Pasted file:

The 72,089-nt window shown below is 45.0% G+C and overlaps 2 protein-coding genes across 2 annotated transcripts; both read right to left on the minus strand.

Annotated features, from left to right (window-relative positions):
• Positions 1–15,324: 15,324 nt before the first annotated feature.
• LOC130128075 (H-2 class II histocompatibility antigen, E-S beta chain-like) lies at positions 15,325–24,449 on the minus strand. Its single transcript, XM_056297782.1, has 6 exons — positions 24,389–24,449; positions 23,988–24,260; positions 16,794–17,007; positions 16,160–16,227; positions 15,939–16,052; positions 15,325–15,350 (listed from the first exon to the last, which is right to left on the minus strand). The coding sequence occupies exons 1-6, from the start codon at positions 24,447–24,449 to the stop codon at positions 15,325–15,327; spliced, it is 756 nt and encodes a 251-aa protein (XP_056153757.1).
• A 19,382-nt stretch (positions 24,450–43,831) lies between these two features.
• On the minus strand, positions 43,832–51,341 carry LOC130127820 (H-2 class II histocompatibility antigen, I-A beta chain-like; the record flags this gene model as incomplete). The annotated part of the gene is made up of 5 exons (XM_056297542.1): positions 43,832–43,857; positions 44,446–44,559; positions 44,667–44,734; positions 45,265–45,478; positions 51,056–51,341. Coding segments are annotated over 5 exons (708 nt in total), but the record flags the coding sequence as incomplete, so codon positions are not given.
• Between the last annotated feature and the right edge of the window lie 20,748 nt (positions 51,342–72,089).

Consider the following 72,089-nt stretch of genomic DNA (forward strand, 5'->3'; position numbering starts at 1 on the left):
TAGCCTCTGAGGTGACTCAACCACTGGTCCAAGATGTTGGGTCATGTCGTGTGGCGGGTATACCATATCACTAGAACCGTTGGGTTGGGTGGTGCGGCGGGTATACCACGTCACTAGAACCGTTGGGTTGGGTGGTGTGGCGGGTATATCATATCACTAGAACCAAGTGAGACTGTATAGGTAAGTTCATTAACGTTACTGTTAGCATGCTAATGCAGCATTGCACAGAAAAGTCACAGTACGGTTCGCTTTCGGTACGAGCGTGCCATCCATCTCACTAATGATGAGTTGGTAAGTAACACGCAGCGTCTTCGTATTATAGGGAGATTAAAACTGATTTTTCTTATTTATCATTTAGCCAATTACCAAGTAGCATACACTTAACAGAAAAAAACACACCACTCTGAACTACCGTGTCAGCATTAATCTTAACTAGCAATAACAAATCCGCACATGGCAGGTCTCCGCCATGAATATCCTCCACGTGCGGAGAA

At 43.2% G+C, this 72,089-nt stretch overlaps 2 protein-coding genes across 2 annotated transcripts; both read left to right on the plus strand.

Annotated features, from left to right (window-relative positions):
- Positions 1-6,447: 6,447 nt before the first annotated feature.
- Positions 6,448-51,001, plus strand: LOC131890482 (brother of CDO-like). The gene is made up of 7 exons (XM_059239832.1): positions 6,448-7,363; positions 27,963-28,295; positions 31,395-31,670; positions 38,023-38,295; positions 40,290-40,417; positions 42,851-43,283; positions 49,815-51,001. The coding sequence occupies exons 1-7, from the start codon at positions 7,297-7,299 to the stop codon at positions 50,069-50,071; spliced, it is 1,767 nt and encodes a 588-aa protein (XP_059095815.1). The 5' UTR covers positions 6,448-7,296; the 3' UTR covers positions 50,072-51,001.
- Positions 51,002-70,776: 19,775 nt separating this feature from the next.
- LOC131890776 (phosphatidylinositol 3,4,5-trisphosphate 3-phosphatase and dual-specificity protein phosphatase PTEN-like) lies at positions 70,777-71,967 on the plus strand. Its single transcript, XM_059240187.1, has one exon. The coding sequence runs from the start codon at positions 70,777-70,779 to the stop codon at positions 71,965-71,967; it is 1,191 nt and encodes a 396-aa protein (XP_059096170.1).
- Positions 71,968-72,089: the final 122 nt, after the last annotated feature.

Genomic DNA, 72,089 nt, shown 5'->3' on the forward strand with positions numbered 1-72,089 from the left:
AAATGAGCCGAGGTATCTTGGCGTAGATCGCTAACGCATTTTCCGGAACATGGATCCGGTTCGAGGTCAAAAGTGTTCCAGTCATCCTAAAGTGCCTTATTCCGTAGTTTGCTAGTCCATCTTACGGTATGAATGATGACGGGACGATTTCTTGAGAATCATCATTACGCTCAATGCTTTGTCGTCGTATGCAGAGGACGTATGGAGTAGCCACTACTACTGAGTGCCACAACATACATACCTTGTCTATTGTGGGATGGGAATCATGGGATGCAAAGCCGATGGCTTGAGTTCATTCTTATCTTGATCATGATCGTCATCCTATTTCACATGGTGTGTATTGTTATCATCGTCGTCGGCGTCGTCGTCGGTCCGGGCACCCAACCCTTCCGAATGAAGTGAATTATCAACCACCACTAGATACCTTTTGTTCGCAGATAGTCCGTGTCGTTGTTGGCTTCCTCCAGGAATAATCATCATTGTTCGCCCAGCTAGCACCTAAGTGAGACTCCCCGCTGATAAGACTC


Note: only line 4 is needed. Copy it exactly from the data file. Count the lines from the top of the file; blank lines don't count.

• LOC130128075 (H-2 class II histocompatibility antigen, E-S beta chain-like) lies at positions 15,325–24,449 on the minus strand. Its single transcript, XM_056297782.1, has 6 exons — positions 24,389–24,449; positions 23,988–24,260; positions 16,794–17,007; positions 16,160–16,227; positions 15,939–16,052; positions 15,325–15,350 (listed from the first exon to the last, which is right to left on the minus strand). The coding sequence occupies exons 1-6, from the start codon at positions 24,447–24,449 to the stop codon at positions 15,325–15,327; spliced, it is 756 nt and encodes a 251-aa protein (XP_056153757.1).